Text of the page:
Sailor and entrepreneur Tony Bullimore has died at the age of 79.
He became a global star in 1997 after surviving four days in the upturned hull of his boat which capsized during a solo round-the-world race.
Mr Bullimore moved to Bristol in the early 1960s and married Lalel, a West Indian immigrant with whom he opened the Bamboo Club, which hosted Bob Marley.
He had been diagnosed with a rare form of cancer.
Mr Bullimore earned the nickname the British Bulldog after his dramatic rescue during the Vendée Globe.
Extraordinary survival feat
He was feared to have drowned, until his vessel was spotted by an Australian navy ship and rescuers made for the scene.
The Queen praised Mr Bullimore’s “extraordinary feat of survival” and he was later introduced to Her Majesty.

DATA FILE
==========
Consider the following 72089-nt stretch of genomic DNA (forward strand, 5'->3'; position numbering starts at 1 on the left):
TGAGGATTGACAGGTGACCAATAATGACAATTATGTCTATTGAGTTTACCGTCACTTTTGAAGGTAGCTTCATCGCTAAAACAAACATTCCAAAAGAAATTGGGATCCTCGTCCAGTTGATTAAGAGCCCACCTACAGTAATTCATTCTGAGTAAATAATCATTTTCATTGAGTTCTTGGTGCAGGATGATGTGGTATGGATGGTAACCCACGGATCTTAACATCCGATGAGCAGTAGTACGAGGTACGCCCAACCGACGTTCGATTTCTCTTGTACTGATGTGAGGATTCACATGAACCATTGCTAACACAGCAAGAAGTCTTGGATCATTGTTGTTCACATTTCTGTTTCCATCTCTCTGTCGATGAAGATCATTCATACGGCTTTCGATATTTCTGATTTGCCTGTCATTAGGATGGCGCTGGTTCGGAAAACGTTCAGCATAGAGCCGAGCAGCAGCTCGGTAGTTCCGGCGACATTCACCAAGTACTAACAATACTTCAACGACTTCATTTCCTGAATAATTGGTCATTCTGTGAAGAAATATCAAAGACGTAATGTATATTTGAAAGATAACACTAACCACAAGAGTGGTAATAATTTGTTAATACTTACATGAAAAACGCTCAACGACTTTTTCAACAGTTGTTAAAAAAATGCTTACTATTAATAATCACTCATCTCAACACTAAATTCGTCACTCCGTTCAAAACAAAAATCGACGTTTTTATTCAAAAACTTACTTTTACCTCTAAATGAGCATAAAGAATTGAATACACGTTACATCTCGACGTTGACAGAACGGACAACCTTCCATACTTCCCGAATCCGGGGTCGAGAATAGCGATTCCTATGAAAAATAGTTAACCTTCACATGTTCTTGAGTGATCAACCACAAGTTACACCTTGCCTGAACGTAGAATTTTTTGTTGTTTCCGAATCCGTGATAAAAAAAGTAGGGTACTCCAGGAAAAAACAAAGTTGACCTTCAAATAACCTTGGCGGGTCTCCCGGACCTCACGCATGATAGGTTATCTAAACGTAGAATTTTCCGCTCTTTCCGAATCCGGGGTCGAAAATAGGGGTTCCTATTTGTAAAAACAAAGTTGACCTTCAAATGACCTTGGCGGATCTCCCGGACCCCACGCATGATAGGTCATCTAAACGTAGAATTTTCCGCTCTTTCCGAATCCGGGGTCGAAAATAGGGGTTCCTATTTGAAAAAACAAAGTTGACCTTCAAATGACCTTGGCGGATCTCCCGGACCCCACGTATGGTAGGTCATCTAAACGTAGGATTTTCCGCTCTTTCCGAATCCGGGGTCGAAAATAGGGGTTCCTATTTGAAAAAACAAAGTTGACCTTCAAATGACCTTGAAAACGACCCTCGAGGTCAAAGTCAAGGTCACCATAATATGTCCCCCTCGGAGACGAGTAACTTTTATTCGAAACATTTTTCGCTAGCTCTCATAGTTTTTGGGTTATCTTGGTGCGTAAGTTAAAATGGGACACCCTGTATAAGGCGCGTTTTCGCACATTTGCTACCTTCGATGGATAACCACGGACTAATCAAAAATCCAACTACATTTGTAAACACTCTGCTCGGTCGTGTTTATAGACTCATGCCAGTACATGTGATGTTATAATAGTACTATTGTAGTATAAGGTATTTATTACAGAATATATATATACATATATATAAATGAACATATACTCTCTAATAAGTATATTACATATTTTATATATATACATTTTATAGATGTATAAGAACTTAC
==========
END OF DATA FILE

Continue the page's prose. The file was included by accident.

The sailor famously crouched in the upturned hull of his yacht, surviving on chocolate and water.
Bristol’s Lord Mayor Cleo Lake paid tribute to Mr Bullimore, who she called “a Bristol legend both on the waters and on the music scene”.
The Bamboo Club, which opened in 1966, attracted many of the big names in reggae and offered a place for people of all backgrounds to socialise safely.
Roy Hackett, who was instrumental in the 1963 Bristol bus boycott, said that before the club opened: “You couldn’t go into pubs in Bristol on your own if you were black. You’d get a hiding.”
Mr and Mrs Bullimore also experienced racism as a mixed race couple.
Mr Bullimore was a renowned philanthropist and in a 2016 documentary made by Bristol, one friend described him as “generous and humble, who helped thousands of black people”.
In 2000 he starred in a documentary with the comedian Sir Lenny Henry as they crossed the Atlantic Ocean.>